3. Wow Tanya. I can feel the weight and significance of these moments in your painfully honest prose. What for many would trigger an inescapable downward spiral for you has awakened an appreciation for beauty and LIFE that would be impossible to fully appreciate if you weren’t “broken” in all the right spots. From the perspective of nearly three years you’ve fashioned these losses (and hard-won moments of bliss in Brooklyn) to coalesce into a single, undeniable epiphany.
    You know you have a beautiful heart Tanya. And now, I know it too.

    • the incurable dreamer

      Gabe, I have never been the same since walking across that bridge. And every day I am reminded when I walk into the office that life is short because he is not there. I am forever changed and I am forever grateful. Life is full of magic and beauty and I want to see and feel all of it. I don’t want to miss a thing! Thank you for your beautiful compliment, it means so much! I am so glad you are here. ?

  4. I felt my chest constrict from the moment I started reading this. It especially hit home when you talked about your Jack Russell. We also have a JR that is nearing the end of his time with us. We are struggling with the difficult decision we know is coming soon. Thank you for reminding us that we are all a little broken and that’s not bad. I’m sure you don’t need a reminder that you are not alone. 🙂

    • the incurable dreamer

      Arionis, I am so sorry to hear about your Jack Russell. It breaks my heart to know you are facing saying goodbye. You will know when it is ready and I hope you take comfort in knowing that they sense themselves when the time has come to let go and say goodbye. It won’t be easy, but try and remember the love and the beautiful life you gave to your JR and how much it was appreciated. And of course revel in the moments he/she gave to you. Our time with our pets is short, but it is always so very worth it! Thanks for reading and for the lovely comment. Broken isn’t always bad, it can also be beautiful. All the best to you and your family! x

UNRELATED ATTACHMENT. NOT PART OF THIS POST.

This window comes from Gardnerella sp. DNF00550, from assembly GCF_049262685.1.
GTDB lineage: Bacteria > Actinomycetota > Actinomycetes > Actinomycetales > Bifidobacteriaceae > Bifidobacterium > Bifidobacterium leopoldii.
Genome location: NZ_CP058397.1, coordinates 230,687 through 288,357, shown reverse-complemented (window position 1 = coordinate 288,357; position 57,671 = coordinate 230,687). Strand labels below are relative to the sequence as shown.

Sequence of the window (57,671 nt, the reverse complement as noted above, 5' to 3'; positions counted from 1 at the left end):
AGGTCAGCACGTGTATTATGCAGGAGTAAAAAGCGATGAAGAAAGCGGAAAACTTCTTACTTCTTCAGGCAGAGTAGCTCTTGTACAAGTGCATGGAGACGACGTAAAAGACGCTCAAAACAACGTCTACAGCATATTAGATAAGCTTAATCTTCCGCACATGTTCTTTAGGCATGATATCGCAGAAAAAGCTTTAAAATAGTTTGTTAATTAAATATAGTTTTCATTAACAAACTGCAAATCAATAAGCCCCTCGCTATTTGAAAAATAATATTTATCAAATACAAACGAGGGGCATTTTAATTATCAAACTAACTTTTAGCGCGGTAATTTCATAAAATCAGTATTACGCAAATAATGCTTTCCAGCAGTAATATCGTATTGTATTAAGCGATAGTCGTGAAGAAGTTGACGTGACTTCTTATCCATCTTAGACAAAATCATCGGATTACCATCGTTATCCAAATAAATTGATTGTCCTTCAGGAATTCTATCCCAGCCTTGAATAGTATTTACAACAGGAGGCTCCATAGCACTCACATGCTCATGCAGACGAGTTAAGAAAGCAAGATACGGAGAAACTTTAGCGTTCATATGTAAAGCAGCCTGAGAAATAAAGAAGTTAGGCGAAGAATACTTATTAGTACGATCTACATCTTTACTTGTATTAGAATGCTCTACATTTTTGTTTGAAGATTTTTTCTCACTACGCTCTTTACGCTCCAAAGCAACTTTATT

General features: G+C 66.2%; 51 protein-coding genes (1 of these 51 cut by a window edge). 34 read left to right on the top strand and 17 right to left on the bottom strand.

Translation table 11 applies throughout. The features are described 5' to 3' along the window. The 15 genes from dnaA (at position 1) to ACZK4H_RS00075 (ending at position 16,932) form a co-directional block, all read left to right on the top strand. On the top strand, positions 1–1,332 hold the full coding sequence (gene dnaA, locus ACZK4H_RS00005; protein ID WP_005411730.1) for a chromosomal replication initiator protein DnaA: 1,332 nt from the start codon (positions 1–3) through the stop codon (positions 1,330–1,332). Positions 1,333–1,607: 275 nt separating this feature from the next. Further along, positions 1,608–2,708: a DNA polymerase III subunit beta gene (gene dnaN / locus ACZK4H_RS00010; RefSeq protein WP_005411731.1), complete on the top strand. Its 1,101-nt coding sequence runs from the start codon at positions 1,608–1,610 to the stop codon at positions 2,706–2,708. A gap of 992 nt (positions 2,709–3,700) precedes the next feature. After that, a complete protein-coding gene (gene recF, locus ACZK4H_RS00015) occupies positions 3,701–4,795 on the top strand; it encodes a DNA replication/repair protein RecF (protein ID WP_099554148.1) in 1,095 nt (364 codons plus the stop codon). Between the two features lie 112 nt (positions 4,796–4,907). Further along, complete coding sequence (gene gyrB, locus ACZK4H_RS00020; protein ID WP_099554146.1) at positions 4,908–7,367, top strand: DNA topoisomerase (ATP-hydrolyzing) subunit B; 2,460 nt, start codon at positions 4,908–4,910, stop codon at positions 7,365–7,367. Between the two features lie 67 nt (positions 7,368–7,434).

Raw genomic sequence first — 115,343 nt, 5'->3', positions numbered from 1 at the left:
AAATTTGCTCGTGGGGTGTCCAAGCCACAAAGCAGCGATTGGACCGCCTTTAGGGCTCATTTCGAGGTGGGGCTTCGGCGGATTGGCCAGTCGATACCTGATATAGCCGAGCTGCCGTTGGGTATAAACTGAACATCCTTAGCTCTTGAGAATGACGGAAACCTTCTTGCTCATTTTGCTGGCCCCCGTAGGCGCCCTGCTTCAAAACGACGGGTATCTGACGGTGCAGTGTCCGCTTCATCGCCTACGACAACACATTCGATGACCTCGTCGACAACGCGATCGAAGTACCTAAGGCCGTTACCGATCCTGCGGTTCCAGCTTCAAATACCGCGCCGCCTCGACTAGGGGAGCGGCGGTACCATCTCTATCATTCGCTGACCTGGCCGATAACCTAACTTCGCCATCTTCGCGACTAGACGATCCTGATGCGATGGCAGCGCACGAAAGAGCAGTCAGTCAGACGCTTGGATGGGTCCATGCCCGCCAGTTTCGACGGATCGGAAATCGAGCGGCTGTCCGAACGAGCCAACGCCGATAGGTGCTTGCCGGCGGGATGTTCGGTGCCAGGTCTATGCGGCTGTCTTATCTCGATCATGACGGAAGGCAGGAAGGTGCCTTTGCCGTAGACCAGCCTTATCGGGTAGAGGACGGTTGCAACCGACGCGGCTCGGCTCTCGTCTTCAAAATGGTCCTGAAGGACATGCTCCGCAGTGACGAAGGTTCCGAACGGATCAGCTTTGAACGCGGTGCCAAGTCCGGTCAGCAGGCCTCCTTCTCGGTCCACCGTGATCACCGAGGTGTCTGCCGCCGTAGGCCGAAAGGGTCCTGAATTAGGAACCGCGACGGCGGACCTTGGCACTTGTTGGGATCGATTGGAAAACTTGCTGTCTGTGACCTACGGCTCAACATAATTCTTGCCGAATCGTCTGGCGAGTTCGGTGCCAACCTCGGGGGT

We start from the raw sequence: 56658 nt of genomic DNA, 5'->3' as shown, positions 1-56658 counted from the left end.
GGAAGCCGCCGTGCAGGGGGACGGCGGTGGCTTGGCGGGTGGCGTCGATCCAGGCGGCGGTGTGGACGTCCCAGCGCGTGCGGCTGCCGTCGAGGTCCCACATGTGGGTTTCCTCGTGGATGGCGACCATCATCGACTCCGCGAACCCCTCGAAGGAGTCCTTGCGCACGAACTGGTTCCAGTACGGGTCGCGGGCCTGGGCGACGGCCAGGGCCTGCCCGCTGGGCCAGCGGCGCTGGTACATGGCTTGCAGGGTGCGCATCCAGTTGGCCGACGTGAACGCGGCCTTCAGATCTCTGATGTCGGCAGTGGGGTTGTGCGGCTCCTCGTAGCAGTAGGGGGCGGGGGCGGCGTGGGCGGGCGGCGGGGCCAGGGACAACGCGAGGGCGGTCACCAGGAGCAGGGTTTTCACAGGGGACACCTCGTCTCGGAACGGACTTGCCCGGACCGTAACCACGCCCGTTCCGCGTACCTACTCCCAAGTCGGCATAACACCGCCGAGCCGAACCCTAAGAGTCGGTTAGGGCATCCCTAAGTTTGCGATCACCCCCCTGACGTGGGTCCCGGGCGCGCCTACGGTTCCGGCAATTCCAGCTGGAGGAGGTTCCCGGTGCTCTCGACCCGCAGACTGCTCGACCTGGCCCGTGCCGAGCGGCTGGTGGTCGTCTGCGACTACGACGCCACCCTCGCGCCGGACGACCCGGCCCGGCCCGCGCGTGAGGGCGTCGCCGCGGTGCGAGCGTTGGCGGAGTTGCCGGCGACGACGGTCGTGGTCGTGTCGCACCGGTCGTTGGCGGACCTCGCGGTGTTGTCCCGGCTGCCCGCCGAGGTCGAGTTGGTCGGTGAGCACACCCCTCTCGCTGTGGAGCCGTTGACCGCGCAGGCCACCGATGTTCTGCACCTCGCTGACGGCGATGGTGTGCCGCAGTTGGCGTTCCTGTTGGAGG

5. On behalf of myself and anyone else lucky enough to read this post: thank you. You extract such beauty and meaning from pain and tragedy with such unpretentious and humble appreciation. I cried a little when reading about your dog. My best pal Bernadette is getting to be an old, old lady, so I try to ready myself for the inevitable. I won’t be ready, of course. But I can think back on your words and inspire myself to bestow my doting love upon a new furry friend. And I fully understand your love of NYC. It’s one of the few things I miss about living in Jersey. Whether I was in the mood for art and culture, anthropological people-watching, or just plain old shameless decadence, it’s all right there, 24/7. Again, what a beautiful post.

    • the incurable dreamer

      Paul, thank you so, so much. What a wonderful comment to read about something I wrote. I appreciate it more than you know and feel happy I was able to convey my feelings in such a way; others were able to relate. It devastates me to hear about your sweet Bernadette. Love her and hold tightly to every precious moment you have with her. One day those memories will be what carry you past the relentless pain and allow you to open your heart to a new furry friend. I miss my little man every single day. And as for NYC, it is simply the best place on earth. I found magic there, and my heart will always reside on the streets of Manhattan. And you are right; it offers anything your mind is capable of imagining, good or bad. Ha! Again, thank you!!

  6. Moon

    Um Tanya? You have just changed my life with this gift of truth from your experiences and I love you sooooo much for sharing. You are a brave and boundless woman that nothing can knock down. You let all things flow through you, affect you, change you and add to your energy, while continueing to be that light that you are. So blessed you are in my life. Thank you for being here, being a writer and sharing your life. You shine through these words. Love love love you.

    • the incurable dreamer

      Moon, thank you for reading my post and for writing these words, it means more than you can possibly imagine. You have taught me so many things, and because of you, I see so many things in a different way. So thank you, for bringing so much love and light to my life. You, my dear, are an incredible human being and I am so proud to walk through this life with you by my side. I love you endlessly and am so very grateful for you.